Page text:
The new study found that the suspicious incidence of COVID-19 recorded by the GP at the height of the epidemic was three times higher than the number of officially confirmed infections.
The study suggested that Coronavirus There was more among the people than previously thought.
Many people who were contracted COVID-19Leadership author Dr. Sally Hall said even people with mild symptoms would not be tested.
Others may not be able to access test centers.
Between February 14 and April 30, 8,985 suspected cases were recorded at GPs, at the same time triple the number of people found at test centers.
Research by Queen Mary University in London has found that dementia patients are seven times more likely to have suspected cases of the disease.
Adults of black, Asian, and minority ethnic groups (BAMA) were twice as likely to present with suspicious symptoms than white adults.
Studies have shown that other risk factors should not have increased this risk due to other health conditions, such as obesity or social deprivation.
Unlike other studies, it found that women were slightly more at risk of suspected infections than men.
The study said the higher risk for men “comes later in the disease trajectoria”.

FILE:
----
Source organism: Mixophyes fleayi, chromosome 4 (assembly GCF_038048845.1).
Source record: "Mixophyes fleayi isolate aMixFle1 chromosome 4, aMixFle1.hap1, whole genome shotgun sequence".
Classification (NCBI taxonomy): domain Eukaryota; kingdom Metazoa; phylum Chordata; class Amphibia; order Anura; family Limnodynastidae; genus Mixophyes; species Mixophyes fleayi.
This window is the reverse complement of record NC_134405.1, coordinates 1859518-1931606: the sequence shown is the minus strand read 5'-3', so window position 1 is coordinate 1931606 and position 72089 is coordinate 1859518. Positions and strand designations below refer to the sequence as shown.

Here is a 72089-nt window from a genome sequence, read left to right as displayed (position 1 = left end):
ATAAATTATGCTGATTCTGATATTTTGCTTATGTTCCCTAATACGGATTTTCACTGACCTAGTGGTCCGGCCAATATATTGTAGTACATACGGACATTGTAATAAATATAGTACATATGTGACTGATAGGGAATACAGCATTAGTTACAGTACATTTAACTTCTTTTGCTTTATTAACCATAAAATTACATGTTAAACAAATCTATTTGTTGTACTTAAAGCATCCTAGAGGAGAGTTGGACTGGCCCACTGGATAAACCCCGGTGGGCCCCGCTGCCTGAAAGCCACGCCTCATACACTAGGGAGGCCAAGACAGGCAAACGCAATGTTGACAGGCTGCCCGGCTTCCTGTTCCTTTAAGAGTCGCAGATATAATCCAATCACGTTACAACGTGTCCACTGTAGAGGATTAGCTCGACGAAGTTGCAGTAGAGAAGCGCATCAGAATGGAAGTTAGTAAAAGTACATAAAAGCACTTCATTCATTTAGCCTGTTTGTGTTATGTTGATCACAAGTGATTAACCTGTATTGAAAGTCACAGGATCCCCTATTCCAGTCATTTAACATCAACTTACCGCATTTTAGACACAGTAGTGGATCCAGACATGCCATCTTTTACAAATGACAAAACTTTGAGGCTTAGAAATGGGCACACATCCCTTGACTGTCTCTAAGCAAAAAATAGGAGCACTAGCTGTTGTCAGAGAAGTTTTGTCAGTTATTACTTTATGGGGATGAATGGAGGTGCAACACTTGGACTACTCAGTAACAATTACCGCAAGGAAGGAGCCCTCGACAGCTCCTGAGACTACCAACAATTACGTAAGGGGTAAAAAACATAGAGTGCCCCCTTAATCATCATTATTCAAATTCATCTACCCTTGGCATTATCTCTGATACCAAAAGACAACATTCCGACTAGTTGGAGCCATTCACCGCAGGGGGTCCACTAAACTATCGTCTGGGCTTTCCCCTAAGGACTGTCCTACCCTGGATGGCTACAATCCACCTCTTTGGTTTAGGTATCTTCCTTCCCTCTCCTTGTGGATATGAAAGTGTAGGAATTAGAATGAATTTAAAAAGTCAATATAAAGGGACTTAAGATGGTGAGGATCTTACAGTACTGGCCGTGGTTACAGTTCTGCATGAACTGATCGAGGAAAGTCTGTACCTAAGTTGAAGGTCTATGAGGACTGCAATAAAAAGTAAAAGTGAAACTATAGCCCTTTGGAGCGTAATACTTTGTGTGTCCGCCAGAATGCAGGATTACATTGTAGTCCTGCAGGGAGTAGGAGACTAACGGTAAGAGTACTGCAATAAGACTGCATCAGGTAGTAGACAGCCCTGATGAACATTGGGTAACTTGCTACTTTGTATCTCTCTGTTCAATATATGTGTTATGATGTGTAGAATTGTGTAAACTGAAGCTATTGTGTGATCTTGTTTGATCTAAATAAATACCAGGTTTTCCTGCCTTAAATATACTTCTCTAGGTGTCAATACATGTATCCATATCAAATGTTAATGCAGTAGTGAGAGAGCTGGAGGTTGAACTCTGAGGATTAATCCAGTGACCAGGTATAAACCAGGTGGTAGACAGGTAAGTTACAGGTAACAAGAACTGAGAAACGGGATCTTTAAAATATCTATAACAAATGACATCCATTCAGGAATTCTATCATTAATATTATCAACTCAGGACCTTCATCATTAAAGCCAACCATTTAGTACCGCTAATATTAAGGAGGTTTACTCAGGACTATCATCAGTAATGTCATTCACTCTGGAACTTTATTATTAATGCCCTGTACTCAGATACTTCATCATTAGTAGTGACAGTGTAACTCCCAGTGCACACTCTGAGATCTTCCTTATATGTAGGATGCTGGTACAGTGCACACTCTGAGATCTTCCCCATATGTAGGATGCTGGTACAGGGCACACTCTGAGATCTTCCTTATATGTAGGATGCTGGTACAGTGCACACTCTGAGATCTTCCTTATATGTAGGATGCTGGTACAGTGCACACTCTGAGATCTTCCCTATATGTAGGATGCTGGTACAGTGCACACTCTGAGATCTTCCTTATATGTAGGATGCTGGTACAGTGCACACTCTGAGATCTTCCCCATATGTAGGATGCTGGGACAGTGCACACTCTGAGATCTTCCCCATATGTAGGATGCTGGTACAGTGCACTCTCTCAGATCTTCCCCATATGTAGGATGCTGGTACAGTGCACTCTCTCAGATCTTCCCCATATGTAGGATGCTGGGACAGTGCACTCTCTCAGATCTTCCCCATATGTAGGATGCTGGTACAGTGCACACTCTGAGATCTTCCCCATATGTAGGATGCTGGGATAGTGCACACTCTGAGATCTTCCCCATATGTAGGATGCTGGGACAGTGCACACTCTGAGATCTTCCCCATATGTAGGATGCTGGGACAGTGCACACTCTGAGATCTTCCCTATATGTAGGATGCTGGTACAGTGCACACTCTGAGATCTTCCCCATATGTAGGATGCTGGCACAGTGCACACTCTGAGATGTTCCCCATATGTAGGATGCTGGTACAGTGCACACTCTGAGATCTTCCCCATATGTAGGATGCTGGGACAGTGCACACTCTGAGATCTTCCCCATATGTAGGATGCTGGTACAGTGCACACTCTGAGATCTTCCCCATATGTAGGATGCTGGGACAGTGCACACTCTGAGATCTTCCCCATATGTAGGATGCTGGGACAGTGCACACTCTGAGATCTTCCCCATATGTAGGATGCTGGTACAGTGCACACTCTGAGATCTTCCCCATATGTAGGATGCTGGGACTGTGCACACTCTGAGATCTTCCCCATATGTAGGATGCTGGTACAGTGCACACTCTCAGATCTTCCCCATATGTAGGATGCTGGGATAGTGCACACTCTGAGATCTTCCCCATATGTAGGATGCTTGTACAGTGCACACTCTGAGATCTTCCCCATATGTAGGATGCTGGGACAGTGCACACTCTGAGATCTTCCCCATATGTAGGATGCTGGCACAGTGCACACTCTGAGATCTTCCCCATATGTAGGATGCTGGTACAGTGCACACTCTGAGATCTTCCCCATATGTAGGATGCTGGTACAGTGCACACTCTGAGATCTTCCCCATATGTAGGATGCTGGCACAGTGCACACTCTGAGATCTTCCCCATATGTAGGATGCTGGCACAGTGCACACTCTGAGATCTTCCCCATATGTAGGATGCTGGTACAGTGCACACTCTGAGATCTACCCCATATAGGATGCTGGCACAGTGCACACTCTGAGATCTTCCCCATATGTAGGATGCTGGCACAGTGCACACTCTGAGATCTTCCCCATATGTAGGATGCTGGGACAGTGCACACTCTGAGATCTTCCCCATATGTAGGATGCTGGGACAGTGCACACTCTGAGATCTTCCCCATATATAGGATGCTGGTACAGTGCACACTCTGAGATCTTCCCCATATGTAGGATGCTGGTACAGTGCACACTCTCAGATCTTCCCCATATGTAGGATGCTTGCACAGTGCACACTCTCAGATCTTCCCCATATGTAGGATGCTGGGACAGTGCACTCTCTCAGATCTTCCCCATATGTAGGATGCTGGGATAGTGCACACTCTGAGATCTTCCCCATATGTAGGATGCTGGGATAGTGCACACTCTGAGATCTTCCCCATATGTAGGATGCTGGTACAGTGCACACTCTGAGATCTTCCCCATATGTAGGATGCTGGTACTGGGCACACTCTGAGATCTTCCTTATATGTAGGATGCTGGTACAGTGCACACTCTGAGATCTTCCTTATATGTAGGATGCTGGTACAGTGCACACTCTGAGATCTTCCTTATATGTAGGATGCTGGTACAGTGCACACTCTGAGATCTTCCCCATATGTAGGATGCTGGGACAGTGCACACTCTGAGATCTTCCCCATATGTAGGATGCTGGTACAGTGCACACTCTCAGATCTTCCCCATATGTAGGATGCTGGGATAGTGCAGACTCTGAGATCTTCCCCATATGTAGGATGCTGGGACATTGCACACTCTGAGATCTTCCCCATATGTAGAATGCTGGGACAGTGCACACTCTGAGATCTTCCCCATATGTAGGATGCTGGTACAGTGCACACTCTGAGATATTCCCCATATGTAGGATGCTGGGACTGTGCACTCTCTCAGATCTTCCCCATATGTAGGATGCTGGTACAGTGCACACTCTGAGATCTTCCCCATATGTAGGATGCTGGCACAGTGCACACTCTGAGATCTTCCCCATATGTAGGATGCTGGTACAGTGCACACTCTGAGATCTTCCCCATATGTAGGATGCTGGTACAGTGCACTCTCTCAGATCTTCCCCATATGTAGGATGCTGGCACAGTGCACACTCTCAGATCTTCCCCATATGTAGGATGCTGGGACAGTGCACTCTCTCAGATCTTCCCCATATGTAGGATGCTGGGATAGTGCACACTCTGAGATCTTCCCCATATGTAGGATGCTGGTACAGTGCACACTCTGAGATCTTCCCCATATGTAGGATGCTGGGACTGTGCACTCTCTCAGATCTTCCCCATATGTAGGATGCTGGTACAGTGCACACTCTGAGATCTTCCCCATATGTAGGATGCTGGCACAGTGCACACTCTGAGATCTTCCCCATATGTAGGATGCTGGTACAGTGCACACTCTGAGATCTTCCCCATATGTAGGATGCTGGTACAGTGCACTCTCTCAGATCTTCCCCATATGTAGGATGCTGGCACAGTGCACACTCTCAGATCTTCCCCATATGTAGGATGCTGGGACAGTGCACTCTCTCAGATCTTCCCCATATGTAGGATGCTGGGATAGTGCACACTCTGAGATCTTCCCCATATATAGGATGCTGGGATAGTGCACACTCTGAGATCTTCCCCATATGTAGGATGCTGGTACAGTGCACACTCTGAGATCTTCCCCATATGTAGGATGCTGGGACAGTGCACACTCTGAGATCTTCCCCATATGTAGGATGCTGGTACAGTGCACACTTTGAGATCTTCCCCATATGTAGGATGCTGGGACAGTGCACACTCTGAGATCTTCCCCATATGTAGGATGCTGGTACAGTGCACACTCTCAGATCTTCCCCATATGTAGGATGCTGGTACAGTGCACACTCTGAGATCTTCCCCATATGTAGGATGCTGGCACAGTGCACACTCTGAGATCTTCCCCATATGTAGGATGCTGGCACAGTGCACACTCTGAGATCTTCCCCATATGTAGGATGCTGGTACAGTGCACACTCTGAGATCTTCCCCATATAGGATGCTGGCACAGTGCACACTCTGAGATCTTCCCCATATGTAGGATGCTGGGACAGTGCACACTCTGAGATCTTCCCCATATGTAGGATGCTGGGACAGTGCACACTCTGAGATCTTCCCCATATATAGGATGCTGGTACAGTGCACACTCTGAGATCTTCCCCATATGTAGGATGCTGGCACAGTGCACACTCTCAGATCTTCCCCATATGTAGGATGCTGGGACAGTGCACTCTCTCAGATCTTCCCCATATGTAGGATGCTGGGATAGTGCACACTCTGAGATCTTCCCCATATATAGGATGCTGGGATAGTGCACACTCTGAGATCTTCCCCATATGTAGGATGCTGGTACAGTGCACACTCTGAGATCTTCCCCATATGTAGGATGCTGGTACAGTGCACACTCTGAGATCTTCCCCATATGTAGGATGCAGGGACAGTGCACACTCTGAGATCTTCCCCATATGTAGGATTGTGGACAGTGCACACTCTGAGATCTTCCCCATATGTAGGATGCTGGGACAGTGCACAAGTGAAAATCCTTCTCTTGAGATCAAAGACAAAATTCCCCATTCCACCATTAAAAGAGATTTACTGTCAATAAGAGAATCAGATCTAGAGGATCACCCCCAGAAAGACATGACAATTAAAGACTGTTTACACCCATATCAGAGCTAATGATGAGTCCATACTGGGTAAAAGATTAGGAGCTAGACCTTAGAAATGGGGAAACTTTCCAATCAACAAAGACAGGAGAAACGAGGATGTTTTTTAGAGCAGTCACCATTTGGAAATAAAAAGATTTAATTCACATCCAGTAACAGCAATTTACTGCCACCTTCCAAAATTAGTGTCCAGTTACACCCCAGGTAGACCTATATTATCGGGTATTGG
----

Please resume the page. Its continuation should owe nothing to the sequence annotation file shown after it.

Suspicious cases were studied because test results were not sent to GPs during the study period.
About 1.2 million adults registered with 157 practices in four East London clinical commission groups were taken from primary care records at the time of the anonymous data outbreak.
Of the three of the four bars studied, London had the death rate in the top five, while 55% of the region’s population was an ethnic minority.
Dr Hull said: “High prevalence among BAMA patients remains a major concern and we now know that nationality is still a risk factor even after you consider social deprivation, long-term situation and physical mass index.
“So there’s more to run it, which urgently needs more research.”
Factors such as family size, employment, travel, and the availability of personal protective equipment were not considered.
Dr Hull added: “It is going to be very important that GPs manage case records in their community, because in any case if cases are on the rise again and if we see a second wave of infection, it can provide an early warning.”
The study, which has been peer-reviewed, has been published in the British Journal of General Practice.
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